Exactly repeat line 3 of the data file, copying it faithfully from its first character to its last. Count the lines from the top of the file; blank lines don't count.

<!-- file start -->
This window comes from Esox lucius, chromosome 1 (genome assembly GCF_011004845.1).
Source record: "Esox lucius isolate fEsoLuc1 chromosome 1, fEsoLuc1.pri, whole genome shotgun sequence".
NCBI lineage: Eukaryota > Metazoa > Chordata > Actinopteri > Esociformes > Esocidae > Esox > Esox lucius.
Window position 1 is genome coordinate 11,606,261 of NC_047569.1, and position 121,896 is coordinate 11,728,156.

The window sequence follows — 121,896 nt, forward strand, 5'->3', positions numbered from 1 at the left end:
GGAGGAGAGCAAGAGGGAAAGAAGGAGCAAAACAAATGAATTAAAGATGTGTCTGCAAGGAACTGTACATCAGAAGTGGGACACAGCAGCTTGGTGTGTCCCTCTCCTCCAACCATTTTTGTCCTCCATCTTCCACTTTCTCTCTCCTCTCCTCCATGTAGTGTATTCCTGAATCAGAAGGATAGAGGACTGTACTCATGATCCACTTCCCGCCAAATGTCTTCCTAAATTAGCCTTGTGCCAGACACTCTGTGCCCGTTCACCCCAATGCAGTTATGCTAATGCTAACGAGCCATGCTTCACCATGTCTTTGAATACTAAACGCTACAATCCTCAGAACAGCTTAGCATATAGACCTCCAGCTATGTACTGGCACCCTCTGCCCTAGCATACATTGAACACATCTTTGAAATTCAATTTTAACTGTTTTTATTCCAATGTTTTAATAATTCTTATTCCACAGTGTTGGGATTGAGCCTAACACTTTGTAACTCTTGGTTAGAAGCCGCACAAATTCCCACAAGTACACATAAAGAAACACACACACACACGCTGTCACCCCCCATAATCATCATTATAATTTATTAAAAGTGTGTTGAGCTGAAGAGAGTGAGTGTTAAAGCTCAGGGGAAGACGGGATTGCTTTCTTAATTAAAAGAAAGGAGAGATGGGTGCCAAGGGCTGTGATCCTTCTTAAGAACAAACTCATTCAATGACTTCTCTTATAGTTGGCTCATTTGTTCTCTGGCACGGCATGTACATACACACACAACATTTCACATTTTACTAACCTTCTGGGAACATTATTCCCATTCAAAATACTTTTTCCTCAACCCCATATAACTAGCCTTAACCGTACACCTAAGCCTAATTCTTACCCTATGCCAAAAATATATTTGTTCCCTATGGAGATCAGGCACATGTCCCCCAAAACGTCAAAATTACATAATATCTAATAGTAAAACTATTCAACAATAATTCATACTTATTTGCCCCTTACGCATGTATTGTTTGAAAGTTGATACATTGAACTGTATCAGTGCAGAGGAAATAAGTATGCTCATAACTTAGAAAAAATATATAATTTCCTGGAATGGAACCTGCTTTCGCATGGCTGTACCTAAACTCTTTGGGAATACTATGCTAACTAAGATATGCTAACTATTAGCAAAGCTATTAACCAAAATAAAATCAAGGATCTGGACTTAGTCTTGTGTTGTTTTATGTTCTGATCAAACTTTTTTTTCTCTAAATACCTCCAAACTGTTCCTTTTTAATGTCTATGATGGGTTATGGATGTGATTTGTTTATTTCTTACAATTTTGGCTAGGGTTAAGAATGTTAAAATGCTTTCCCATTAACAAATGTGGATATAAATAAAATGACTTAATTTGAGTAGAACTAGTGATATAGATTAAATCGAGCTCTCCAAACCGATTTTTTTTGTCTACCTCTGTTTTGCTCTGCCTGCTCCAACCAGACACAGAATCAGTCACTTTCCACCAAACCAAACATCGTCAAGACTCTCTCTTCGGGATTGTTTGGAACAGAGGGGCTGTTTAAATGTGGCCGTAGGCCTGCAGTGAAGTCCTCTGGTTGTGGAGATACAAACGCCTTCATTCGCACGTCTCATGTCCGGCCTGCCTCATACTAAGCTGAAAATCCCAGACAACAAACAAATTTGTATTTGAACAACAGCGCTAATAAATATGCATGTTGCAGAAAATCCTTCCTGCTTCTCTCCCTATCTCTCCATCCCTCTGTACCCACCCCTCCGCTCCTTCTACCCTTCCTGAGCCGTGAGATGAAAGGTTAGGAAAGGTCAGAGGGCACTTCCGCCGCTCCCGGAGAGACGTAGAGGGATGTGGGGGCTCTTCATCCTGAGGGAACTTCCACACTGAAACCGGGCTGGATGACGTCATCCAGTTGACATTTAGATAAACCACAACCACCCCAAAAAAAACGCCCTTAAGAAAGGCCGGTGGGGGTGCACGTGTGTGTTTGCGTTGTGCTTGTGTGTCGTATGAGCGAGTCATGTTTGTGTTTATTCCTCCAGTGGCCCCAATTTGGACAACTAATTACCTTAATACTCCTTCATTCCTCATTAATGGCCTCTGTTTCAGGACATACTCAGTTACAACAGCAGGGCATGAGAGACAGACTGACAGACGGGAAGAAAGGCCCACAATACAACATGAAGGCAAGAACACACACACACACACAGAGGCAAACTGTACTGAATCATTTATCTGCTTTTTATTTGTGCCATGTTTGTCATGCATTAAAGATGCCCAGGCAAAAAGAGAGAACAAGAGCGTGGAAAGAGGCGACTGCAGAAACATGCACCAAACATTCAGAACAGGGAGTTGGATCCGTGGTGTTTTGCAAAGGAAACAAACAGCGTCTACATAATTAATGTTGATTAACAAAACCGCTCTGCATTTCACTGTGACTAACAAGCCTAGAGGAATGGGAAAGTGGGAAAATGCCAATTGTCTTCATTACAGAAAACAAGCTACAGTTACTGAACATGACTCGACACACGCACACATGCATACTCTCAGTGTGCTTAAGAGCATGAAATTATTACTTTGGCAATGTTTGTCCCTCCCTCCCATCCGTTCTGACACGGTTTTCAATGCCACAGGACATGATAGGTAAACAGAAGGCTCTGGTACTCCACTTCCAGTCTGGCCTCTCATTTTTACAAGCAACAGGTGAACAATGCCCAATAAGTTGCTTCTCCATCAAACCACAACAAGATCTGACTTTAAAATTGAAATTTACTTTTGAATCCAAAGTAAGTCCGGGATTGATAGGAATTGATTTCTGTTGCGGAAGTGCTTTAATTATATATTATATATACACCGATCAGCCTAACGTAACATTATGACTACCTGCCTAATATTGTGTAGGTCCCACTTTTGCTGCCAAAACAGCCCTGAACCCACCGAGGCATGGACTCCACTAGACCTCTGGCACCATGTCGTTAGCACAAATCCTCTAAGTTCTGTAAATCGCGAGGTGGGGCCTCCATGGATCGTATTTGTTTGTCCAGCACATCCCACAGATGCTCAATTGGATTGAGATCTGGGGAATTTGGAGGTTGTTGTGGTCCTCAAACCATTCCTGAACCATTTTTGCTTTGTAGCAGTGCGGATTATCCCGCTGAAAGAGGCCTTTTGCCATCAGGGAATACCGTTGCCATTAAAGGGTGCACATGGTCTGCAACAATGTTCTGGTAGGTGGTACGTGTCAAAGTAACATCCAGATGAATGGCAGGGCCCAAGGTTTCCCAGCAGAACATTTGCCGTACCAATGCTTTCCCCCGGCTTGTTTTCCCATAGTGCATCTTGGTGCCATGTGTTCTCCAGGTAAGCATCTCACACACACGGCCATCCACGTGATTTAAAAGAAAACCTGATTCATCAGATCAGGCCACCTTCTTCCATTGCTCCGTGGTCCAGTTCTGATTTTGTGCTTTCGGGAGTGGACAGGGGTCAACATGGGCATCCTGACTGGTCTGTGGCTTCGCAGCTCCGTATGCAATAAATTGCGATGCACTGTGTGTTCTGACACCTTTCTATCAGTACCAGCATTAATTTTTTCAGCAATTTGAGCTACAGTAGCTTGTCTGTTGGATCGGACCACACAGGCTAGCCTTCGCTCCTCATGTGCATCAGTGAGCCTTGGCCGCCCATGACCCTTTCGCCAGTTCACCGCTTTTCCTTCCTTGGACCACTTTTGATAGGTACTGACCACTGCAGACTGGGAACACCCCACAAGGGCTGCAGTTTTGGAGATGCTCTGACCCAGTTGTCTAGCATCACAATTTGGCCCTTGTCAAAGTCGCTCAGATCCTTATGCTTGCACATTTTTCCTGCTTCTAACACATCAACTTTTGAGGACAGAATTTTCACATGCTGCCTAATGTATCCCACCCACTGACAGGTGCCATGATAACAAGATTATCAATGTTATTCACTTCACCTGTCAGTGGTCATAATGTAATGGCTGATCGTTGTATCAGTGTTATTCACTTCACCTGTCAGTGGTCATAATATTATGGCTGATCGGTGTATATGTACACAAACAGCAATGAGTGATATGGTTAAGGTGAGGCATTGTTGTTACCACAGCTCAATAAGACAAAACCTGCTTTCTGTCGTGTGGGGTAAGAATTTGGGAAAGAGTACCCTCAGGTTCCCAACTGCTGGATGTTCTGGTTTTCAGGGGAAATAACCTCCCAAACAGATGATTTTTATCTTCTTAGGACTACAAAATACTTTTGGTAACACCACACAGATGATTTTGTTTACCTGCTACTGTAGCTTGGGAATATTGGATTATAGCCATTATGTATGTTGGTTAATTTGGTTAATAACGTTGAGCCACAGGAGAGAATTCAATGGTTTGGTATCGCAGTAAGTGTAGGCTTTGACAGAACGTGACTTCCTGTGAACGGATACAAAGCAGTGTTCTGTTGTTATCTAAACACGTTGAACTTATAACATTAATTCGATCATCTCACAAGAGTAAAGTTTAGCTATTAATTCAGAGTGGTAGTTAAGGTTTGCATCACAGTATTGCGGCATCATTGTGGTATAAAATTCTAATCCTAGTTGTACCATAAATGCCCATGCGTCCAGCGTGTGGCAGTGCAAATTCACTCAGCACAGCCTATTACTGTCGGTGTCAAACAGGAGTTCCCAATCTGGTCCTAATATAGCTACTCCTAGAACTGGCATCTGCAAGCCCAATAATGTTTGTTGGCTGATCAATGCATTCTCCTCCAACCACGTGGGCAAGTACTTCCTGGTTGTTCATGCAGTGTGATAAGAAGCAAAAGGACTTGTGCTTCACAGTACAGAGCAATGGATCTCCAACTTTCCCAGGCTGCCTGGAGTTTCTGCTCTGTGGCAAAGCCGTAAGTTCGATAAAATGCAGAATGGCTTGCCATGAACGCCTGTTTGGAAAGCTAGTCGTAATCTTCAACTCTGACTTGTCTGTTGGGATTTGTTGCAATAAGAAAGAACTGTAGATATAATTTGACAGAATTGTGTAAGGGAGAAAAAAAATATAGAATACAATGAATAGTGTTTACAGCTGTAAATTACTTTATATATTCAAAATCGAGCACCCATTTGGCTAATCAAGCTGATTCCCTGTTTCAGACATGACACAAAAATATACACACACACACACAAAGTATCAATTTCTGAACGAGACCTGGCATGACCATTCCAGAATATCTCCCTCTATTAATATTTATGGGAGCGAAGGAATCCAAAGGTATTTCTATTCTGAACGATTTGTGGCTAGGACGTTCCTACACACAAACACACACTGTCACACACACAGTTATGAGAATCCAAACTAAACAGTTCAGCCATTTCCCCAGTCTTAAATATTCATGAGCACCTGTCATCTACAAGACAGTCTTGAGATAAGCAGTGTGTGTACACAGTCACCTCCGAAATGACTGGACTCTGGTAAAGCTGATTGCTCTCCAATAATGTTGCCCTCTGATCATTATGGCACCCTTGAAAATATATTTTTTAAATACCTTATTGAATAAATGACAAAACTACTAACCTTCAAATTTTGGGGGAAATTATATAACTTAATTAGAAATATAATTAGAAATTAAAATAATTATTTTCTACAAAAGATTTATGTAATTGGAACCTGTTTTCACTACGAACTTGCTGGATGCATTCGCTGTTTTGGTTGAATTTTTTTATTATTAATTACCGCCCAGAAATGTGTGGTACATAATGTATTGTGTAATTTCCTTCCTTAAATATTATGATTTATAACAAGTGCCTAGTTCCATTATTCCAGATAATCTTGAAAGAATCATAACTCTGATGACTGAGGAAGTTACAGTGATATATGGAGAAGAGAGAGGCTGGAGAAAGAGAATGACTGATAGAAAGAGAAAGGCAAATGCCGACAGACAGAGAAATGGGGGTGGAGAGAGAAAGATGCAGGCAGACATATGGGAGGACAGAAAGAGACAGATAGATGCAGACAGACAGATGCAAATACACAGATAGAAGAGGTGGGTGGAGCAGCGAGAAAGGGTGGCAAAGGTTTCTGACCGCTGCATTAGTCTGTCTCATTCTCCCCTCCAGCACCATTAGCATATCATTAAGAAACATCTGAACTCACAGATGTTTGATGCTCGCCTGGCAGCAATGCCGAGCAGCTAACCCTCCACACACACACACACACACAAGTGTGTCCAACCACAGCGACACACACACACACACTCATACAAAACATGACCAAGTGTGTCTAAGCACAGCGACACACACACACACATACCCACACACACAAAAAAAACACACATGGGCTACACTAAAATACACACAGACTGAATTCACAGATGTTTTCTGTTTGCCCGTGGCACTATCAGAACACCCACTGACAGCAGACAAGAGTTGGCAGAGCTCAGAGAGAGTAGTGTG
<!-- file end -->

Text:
NCBI lineage: Eukaryota > Metazoa > Chordata > Actinopteri > Esociformes > Esocidae > Esox > Esox lucius.